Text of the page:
Cyprus Mail

Opposition to halloumi PDO shows its importance, minister says

By Andria Kades

The fact that foreign companies have vowed to fight Cyprus’ application to have halloumi registered as a Protected Designation of Origin (PDO) product prove the importance of the cheese, Agriculture Minister Nicos Kouyialis has said.

Kouyialis was commenting on a report in the Cyprus Mail revealing that UK halloumi producers planned to file an objection to the application. The article was first published in trade magazine, The Grocer.

Britons are the biggest consumers of halloumi outside of Cyprus and in recent years, several UK cheese makers have begun producing it themselves.

“The fact that some were alarmed, shows how right we were to submit the halloumi application because as long as it is pending, no other country can apply to register (their own product as a PDO)” Kouyialis told the Cyprus News Agency.

Countries have until October 28 to submit a formal appeal however Kouyialis has not received any information about anyone doing so as of yet. He is planning to meet with his British and other EU counterparts on September 7 in Brussels in an attempt to deter them from appealing Cyprus’ application.

Although not surprised by the move, Cyprus will have more opportunities once its halloumi receives PDO status as there will be increased demand with foreign companies no longer able to produce halloumi, he said.

British producers however have thought this through and although prefer to use the name halloumi, will probably just sell it using a different name.

“I don’t know we might even call it squeaky cheese,” one UK based halloumi producer told the Cyprus Mail on condition of anonymity.

Not very confident about how effective their move to go against Cyprus’ application will be, he said “my feeling is that you will get it because of the Cyprus problem. The EU is trying to get Cyprus to work together”.

As the UK based cheese makers are only small producers “we haven’t got much strength. We’re two, three maybe four producers and such a minute amount I don’t think will make a difference” while they also face the added obstacle of their own halloumi costing them much more to produce.

While Cypriot producers have subsidised milk, UK cheese makers do not have this advantage and have more of a struggle.

Razan Alsous, who runs Yorkshire Dama Cheese is originally from Syria and argues that Cyprus is famous in the EU for its halloumi because it is a main exporter but the product itself originated from Phoenicians which is the modern-day Middle East encompassing Syria, Lebanon and Jordan amongst others.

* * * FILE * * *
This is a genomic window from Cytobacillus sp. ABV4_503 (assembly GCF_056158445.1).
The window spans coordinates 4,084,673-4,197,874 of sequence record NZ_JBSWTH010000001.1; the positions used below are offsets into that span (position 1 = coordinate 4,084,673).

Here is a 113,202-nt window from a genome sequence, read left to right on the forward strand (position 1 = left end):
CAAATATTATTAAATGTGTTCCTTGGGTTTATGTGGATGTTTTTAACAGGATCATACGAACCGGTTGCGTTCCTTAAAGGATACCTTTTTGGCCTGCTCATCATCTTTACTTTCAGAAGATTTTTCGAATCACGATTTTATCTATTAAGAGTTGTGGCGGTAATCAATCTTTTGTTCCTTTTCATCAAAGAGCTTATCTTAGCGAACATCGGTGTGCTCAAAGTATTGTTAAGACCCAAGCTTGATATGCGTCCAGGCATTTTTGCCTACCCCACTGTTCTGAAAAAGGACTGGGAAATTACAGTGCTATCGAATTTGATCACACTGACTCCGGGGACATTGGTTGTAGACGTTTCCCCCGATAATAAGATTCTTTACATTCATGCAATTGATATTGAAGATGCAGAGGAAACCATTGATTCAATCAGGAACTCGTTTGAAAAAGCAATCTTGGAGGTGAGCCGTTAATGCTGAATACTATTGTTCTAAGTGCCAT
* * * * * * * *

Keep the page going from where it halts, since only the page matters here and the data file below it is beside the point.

Although Cyprus is considered to be a part of Phoenicia, Alsous says the cheese came to the island later. Halloumi is actually a Coptic word ‘aloum’ which means cheese, she said.

Halloumi in Arabic, pronounced ‘khilum’ actually means the process of making liquid milk solid boiling it and pasteurising it. “This is the method of producing halloumi” she told the Cyprus Mail.

“I believe it should not be certified. It is a method of making cheese, not a type of product specific to a country. How could we call halloumi specific to Cyprus when it is Phoenician?”

Alsous insists she makes her product the original way and says comments from Cypriot customers are a testament to her halloumi that she makes using 100 per cent cow’s milk. “I met so many people from Cyprus that said they miss this kind of halloumi. One customer told me he knew one of the best Cypriot producers on the island who used to make the local cheese years ago but is now rare to find.”

If no country appeals by October 28 then Cyprus halloumi will have a PDO status while if there are any appeals, a committee can reject them and grant Cyprus the status anyway or the island will have to respond to the appeal.

Dr Matthew O’Callaghan, chairman of the UK Protected Food Names Association, told the Daily Mail he expected most British halloumi producers to fight the PDO move, warning it could grow into a European-wide row.

In the UK a number of products enjoy protected status, such as Jersey potatoes, Scotch whisky, Melton Mowbray pies, stilton cheese and Cornish pasties, the paper said..

Mark Hardy, who runs Sussex cheesemaker High Weald Dairy said it would be a big blow to his business if the Cyprus PDO was successful. He would be opposing it, he told The Grocer He also said he would continue making halloumi even under a different name if it came to that.

‘Hopefully our customers would know what it is,” he said.


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